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Thatcher to Gorbachev: look past US summit to strategic missile cuts

Prime Minister Margaret Thatcher has urged the Soviet Union to take the next step in arms control with the United States by agreeing to reduce drastically the numbers of strategic (long-range) nuclear warheads. Meeting with Soviet leader Mikhail Gorbachev for two hours yesterday, Mrs. Thatcher welcomed with enthusiasm the treaty to eliminate shorter- and intermediate-range missiles which is to be signed in Washington today. She expressed hope for an early agreemnent to reduce by 50 percent strategic nuclear weapons on both sides.

``What so far has been achieved promises more to come,'' the British prime minister said.

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Only a few hours before Mr. Gorbachev was to be in Washington, Thatcher urged him to demonstrate good faith in his desire to improve relations with the West. This should include progress on human rights as well as the withdrawal of Soviet troops from Afghanistan in 1988, she said. She also pressed her case for extending the Antiballistic Missile Treaty which she said would increase confidence between Washington and Moscow.

The British prime minister reiterated a proposal for a joint timetable between the two superpowers for research on their strategic defense programs. Thatcher included this proposal in a letter sent to President Reagan last week as a means of getting around the impasse posed by Washington's Strategic Defense Initiative (SDI or ``star wars'') in the past.

Since Mr. Gorbachev admitted last week that the Soviets have been pursuing their own star wars program, the prospects for some agreement on this issue appear more likely, Thatcher said.

In a brief statement on his first visit to Britain since 1984, Gorbachev commented that the road to agreement on eliminating intermediate-range nuclear missiles was ``not an easy one.'' He also referred to hopes for a ``non-nuclear world.''

``We expect our visit to Washington...will help us move forward on the road to restructuring international relations, to a better and deeper cooperation and mutual understanding,'' he said before boarding the plane for his first visit to the US.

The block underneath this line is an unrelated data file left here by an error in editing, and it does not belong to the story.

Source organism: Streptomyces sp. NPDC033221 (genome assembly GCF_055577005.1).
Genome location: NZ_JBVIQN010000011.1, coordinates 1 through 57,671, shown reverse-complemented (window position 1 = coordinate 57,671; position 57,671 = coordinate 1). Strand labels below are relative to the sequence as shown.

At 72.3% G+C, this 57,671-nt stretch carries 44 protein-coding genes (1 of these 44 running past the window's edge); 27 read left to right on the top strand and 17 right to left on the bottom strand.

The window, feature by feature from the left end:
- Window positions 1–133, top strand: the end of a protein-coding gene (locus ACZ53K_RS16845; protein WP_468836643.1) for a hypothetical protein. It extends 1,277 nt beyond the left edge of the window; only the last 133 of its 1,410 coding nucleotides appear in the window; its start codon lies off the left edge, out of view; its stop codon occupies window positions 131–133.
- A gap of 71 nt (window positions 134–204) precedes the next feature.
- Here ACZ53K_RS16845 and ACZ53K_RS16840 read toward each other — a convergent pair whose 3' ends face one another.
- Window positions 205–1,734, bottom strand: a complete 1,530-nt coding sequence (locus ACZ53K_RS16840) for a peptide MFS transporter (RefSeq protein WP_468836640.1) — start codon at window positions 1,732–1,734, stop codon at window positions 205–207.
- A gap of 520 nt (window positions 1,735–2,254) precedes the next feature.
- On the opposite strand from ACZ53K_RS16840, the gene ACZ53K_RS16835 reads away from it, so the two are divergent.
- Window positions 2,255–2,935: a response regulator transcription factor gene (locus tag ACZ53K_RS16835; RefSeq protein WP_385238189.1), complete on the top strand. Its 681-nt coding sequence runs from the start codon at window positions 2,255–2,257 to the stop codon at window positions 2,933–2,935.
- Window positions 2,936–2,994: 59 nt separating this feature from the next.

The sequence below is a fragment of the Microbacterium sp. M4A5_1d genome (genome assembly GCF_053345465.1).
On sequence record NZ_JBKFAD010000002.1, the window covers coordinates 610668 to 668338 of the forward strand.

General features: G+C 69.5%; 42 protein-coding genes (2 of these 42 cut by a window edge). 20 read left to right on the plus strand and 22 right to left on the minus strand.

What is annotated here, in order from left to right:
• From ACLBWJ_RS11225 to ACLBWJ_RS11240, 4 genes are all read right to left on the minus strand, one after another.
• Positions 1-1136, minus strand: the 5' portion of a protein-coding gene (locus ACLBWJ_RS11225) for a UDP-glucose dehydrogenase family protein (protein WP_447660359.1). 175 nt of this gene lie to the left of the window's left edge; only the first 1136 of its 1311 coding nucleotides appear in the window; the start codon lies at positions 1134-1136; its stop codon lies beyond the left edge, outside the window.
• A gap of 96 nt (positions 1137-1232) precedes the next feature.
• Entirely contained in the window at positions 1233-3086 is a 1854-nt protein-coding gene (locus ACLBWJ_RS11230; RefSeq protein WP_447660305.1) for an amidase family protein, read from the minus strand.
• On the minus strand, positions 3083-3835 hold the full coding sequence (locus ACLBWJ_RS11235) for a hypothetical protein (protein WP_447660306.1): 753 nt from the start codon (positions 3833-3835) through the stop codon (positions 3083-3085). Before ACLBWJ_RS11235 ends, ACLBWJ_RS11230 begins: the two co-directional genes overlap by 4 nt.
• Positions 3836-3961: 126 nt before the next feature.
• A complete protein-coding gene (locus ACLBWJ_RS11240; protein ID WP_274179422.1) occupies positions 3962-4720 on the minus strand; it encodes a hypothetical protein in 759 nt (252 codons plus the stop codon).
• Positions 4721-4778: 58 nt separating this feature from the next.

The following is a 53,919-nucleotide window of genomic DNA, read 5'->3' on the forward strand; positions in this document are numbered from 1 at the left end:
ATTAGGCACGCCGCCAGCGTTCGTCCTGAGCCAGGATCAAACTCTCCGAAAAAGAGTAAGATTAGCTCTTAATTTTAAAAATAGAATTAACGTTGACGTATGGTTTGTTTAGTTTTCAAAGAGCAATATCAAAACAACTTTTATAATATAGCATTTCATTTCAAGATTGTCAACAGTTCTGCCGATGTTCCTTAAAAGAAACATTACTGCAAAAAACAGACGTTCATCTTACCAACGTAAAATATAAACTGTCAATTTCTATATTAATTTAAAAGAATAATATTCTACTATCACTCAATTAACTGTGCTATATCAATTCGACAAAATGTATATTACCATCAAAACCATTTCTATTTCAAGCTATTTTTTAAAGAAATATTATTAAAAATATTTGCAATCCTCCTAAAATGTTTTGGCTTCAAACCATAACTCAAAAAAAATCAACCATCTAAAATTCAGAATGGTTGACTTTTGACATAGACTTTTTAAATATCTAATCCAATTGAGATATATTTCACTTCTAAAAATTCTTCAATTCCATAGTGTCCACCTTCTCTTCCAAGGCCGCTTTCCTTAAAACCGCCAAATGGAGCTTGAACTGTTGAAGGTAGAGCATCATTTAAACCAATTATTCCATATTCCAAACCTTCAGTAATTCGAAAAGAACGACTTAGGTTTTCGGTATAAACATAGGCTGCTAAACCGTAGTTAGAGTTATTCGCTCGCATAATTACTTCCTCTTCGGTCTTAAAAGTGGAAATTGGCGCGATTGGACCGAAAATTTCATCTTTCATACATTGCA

After the Soviet party took off from this air-force base in the English countryside, Thatcher warmed to the role of world statesman in a meeting with the press. She described herself as ``not a go-between'' but ``a staunch and loyal ally of the US'' who had important interests at stake in the agreements reached between Washington and Moscow. She strongly defended Britain's own nuclear deterrent of four Polaris nuclear submarines and warned against premature visions of a non-nuclear world.

``I see no scope for further reductions in nuclear weopons in Europe until conventional weapons are brought into balance and chemical and biological weapons are eliminated,'' she said. She reported that Gorbachev was sympathetic to the view that an agreement is needed on reducing these weapons. Thatcher said she was not expecting any suprises at this week's summit and hoped that any new ideas which might come from it would be carefully considered before commitments were made.

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Thatcher showed admiration for Gorbachev, describing him as a ``determined and courageous leader'' who deserves the encouragement of the West for his efforts in reforming the Soviet system.

``What was outstanding was his intention to drive on with perestoika and glasnost and to apply the same intention to drive on with arms reduction,'' she said of her two-hour discussions.

``We talked in animated debate as always,'' she said referring to her previous meeting with Gorbachev when she visited Moscow in March. She added, ``The atmosphere was very, very good indeed'' and that relations between the Soviet Union and Britain were ``better than ever before.''

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